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Human Trafficking: Where’s the Progress and What Comes Next?

July 28, 2017

By Hannah Darnton - Skoll Foundation

Some 20 million people around the world are victims of human trafficking, and nearly 70 percent of those are trapped in forced labor. The International Labour Organization reports that this dark web of modern day slavery generates roughly $150 Billion in profits. Law enforcement agencies lack deep data about trafficking patterns, specific sub-types, and locations, and victims rarely have access to channels of communication for help. Less than one percent of victims are identified globally each year. It’s hard to wrap your mind around the scale of the problem and the avenues for solutions.

How can the progress of an intervention be measured when the dynamics and drivers of the problem are so difficult to determine? Polaris has pioneered an effort to map out the landscape and break it up into discernible segments, ensuring that interventions can be tailored to the specific context. Using aggregated data, Polaris has been able to create a typology of human trafficking, a first step in creating concrete action steps for combating the scourge. Seeing the problem in higher resolution allows law enforcement, border officials, service providers, and governments to be better equipped to identify trafficking in its various forms and then to take targeted action to prevent it.

Polaris reviewed more than 32,000 cases of human trafficking documented between December 2007 and December 2016 through its operation of the National Human Trafficking Hotline and BeFree Textline—the largest data set on human trafficking in the United States. They analyzed the data and developed a classification system that identifies 25 distinct types of human trafficking in the U.S. Each has its own business model, trafficker profiles, recruitment strategies, victim profiles, and methods of control. This detailed typology brings the problem of human trafficking out of the shadows and into sharper focus.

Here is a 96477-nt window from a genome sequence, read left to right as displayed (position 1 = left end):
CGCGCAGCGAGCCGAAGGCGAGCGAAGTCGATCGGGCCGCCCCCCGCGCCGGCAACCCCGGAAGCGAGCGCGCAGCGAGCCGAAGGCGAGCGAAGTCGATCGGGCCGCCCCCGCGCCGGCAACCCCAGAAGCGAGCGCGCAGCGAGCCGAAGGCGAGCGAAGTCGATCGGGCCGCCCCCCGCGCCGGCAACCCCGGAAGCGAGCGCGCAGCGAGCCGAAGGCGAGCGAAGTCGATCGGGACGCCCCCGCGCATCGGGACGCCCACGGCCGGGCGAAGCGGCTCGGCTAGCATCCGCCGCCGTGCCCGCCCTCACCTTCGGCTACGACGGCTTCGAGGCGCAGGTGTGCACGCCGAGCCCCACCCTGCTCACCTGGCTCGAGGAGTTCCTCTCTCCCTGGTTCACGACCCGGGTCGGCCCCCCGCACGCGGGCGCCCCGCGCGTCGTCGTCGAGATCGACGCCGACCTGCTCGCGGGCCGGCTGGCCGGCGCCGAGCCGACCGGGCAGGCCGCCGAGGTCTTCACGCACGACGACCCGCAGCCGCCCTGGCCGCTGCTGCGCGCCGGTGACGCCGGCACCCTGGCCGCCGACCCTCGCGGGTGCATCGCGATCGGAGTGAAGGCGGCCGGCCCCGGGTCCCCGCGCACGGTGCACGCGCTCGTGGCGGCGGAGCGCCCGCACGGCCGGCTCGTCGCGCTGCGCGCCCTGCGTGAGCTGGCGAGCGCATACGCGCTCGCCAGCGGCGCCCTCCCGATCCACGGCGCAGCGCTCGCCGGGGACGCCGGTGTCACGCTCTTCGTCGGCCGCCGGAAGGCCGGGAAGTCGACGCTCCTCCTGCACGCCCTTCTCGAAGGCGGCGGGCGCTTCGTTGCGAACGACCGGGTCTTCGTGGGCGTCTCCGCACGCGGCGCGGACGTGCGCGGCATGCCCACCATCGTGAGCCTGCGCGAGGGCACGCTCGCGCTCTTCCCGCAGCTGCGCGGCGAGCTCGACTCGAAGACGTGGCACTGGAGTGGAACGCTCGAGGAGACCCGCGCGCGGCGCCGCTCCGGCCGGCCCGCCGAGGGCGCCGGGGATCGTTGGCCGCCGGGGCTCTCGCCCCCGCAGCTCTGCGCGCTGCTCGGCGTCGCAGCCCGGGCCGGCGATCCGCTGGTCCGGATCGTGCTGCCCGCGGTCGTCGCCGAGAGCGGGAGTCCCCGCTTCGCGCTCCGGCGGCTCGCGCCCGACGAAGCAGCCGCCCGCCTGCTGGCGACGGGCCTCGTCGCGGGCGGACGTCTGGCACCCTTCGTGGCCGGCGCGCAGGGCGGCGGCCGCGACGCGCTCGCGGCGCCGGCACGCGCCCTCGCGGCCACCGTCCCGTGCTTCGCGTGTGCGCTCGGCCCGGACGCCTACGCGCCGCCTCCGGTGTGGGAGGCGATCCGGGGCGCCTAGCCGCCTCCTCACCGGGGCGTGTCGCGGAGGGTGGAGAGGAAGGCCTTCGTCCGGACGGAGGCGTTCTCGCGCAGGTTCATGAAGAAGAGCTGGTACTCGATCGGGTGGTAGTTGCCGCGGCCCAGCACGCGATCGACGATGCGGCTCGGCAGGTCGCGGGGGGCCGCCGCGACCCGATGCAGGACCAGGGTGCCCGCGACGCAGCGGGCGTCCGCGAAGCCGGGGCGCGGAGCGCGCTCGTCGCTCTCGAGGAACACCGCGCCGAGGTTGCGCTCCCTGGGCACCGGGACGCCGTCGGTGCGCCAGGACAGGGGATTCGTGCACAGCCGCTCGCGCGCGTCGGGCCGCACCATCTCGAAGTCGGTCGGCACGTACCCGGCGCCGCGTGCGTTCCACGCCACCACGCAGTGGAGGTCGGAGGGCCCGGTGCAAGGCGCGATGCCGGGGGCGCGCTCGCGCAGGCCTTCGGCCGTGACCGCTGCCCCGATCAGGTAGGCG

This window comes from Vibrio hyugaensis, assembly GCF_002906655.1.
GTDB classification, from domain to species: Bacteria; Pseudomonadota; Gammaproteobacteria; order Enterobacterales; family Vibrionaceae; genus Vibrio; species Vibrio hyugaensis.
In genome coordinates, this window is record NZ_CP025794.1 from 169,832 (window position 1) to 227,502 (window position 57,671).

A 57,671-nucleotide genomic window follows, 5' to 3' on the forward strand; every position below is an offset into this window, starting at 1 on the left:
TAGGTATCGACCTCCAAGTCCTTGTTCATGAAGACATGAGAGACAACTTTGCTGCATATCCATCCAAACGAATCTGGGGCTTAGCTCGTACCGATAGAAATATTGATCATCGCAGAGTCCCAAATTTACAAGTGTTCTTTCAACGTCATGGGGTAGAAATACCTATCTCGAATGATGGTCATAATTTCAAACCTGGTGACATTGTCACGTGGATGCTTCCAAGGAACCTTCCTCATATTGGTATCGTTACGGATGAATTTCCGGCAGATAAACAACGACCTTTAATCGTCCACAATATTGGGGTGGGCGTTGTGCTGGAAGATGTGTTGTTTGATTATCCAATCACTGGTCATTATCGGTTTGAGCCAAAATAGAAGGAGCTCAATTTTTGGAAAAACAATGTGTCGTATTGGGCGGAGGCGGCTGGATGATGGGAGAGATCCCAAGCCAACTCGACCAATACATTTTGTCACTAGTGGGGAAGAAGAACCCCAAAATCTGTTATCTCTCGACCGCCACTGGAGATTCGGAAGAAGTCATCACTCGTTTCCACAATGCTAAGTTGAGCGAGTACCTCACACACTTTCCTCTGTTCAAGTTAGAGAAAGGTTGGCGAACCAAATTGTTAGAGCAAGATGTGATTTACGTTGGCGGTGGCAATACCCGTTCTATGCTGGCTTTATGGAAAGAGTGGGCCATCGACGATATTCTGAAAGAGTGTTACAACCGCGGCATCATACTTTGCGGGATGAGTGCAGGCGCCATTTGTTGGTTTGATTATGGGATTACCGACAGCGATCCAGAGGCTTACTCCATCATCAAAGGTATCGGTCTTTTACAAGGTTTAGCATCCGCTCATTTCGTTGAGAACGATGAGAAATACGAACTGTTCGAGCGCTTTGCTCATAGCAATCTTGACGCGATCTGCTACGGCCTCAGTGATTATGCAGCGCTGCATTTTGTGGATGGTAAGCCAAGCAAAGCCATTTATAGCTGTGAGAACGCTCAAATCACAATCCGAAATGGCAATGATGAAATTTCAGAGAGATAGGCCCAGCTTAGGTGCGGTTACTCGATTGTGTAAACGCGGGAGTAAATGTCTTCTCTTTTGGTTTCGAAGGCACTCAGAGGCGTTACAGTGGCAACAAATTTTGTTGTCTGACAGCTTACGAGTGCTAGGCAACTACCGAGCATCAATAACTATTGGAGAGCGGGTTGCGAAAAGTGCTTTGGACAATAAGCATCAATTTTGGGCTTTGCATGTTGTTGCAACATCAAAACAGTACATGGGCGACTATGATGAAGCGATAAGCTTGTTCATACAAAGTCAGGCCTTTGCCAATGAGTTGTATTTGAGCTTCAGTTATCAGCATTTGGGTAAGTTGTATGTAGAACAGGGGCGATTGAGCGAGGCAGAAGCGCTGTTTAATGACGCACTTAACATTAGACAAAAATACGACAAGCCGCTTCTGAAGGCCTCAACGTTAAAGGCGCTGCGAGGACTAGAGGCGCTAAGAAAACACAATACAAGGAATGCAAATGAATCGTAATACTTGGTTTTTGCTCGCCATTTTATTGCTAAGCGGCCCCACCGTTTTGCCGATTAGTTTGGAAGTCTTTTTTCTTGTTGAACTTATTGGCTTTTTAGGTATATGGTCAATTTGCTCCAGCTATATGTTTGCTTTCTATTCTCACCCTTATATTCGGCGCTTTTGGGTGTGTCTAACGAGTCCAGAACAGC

This is a huge step towards better understanding the unique facets of the larger problem. The critical next step is to get all actors, now armed with this data, to collaborate on solutions and to create shared methodologies to track the effectiveness of interventions informed by the typology. Just as Polaris marshaled a sea of data in the U.S., on the international scale, the International Labour Organization and the Walk Free Foundation are working in collaboration to determine a baseline by which to measure the magnitude of the problem globally and map progress against target 8.7 of the SDGs to end modern slavery.

To turn the tide on the problem, we need accurate and actionable data that informs cross-sector collaboration. Polaris is showing that it’s possible to employ rigorous data science to unpack the ecosystems of modern slavery. Now it’s time to put that science to work.

 

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